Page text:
Outten & Golden: Empowering Employees in the Workplace

Columbia grad students go on strike to protest university’s efforts to block unionization

April 25th, 2018 | Elham Khatami

More than a year after graduate students at Columbia University voted to unionize with the United Automobile Workers, hundreds of students participated in a walkout Tuesday to protest the university’s refusal to bargain with them.

The students plan to stage a week-long strike during what is the university’s most hectic time, when students and professors are preparing for finals and the help of graduate teaching assistants, fellows, and research assistants is critical.

They claim that the university has “repeatedly ignored” the majority support among graduate students for the Graduate Workers of Columbia University-United Automobile Workers (GWC-UAW). This, despite the fact that efforts to unionize have been ongoing for more than three years.

The conflict between the university and its students regarding unionization is rooted in a fundamental disagreement about whether or not graduate students are university employees — students argue that they are, and the university contends that they’re not.

The distinction is not merely an issue of semantics, but one of rights, better wages, and improved working conditions. According to a January 2018 report by the Economic Policy Institute, graduate teaching assistants have taken on heavier workloads, have more responsibility when it comes to teaching and grading, and assume much of the research that ends up winning the universities grants and prestige.

“And yet the pay they receive rarely rises to the level of a living wage,” the report stated.

The EPI report found that between 2005 and 2015, the rise in graduate assistant and non-tenure-track faculty jobs surpassed that of tenured and tenure-track jobs, with the former currently making up approximately 73 percent of the academic workforce.

“The simple explanation for this increasing reliance on graduate and non-tenure-track faculty is that they are far less costly to employ,” the report reads.

In a statement last week, Columbia University provost John H. Coatsworth said “we believe it would not serve the best interests of our academic mission—or of students themselves—for our student teaching and research assistants to engage with the University as employees rather than students.”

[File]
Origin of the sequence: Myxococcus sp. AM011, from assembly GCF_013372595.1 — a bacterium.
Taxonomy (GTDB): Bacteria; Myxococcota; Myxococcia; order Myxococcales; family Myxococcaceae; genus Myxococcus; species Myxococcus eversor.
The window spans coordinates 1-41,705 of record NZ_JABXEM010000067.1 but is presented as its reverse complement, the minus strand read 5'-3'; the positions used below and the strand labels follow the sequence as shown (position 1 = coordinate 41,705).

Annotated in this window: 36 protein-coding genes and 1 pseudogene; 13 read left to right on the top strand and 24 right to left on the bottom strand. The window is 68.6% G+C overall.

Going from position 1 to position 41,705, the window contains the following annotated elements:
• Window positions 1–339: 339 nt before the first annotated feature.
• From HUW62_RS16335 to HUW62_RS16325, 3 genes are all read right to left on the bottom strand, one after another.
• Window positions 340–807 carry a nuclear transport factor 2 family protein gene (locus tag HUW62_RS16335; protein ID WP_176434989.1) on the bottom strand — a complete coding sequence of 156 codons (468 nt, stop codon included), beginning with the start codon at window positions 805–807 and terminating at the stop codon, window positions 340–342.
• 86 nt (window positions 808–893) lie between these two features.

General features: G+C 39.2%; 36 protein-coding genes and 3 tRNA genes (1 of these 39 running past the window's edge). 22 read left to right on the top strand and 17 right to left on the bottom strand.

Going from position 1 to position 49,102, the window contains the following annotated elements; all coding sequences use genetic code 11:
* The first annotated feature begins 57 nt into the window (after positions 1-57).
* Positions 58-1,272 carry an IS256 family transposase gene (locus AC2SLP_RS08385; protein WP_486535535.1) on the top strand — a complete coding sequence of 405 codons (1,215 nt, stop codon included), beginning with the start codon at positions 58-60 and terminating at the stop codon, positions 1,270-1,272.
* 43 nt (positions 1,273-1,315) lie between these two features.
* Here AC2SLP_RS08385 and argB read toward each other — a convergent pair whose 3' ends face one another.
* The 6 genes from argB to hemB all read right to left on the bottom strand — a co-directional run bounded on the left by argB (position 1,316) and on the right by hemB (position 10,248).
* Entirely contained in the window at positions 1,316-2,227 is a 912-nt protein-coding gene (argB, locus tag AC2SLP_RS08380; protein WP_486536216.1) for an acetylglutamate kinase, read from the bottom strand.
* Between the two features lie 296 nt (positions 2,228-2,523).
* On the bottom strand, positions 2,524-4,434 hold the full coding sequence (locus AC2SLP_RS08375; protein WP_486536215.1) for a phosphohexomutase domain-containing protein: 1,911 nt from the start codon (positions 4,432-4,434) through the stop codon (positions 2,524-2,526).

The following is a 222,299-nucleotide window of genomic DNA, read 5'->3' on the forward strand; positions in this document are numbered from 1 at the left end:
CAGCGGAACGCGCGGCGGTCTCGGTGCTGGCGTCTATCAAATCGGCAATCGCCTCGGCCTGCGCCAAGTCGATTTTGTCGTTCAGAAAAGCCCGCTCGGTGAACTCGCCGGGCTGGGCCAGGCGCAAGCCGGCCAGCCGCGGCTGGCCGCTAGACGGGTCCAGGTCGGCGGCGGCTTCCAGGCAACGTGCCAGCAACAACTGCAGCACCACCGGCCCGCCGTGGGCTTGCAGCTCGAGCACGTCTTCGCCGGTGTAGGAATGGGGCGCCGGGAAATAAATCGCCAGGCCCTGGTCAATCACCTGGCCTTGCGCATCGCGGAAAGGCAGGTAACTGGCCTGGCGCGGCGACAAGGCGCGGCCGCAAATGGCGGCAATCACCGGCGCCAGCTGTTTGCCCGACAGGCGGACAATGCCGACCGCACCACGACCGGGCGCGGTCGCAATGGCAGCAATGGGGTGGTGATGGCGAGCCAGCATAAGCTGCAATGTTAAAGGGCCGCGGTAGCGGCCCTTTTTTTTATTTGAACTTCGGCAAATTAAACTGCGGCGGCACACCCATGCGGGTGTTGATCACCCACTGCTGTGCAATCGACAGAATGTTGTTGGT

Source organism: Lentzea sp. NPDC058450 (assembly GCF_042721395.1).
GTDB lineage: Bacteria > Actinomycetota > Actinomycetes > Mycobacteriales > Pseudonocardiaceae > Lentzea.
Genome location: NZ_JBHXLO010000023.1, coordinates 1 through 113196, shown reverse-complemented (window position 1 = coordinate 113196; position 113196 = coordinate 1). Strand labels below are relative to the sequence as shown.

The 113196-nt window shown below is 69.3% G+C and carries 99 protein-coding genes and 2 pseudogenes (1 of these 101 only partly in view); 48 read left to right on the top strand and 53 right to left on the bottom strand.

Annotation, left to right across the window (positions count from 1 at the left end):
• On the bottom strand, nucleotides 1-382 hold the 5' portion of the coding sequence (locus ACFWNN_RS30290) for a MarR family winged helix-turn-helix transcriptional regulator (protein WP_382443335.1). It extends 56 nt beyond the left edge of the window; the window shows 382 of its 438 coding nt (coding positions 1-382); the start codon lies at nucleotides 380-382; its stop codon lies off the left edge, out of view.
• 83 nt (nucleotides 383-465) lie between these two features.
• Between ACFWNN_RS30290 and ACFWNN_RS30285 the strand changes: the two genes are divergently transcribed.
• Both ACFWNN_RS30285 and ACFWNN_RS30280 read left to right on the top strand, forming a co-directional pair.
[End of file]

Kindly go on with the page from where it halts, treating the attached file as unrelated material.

Coatsworth noted that the National Labor Relations Board (NLRB) has “repeatedly reversed itself on the status of teaching and research assistants over the past 15 years,” and called for a judicial review of the “still-unsettled question.” The most recent decision came in 2016, when the NLRB ruled that student teaching and research assistants at private universities are employees with the right to form a union. That ruling is expected to be reversed again under the current Trump administration.

Other universities across the country, including Harvard University and the University of Chicago, have also recently taken steps toward unionization. Harvard graduate students voted to unionize with UAW last week.

“This growing momentum makes clear that Columbia’s efforts to block our democratic rights here on our campus cannot hold back the rising tide of academic workers seeking to improve our conditions and make our universities more just and inclusive for all,” a statement posted on the GWC website on Monday reads. “Columbia administration needs to get on the right of history and negotiate with our union.”

This article was originally published at ThinkProgress on April 24, 2018. Reprinted with permission.

About the Author: Elham Khatami is an associate editor at ThinkProgress. Previously, she worked as a grassroots organizer within the Iranian-American community. She also served as research manager, editor, and reporter during her five-year career at CQ Roll Call. Elham earned her Master of Arts in Global Communication at George Washington University’s Elliott School of International Affairs and her bachelor’s degree in writing and political science at the University of Pittsburgh.

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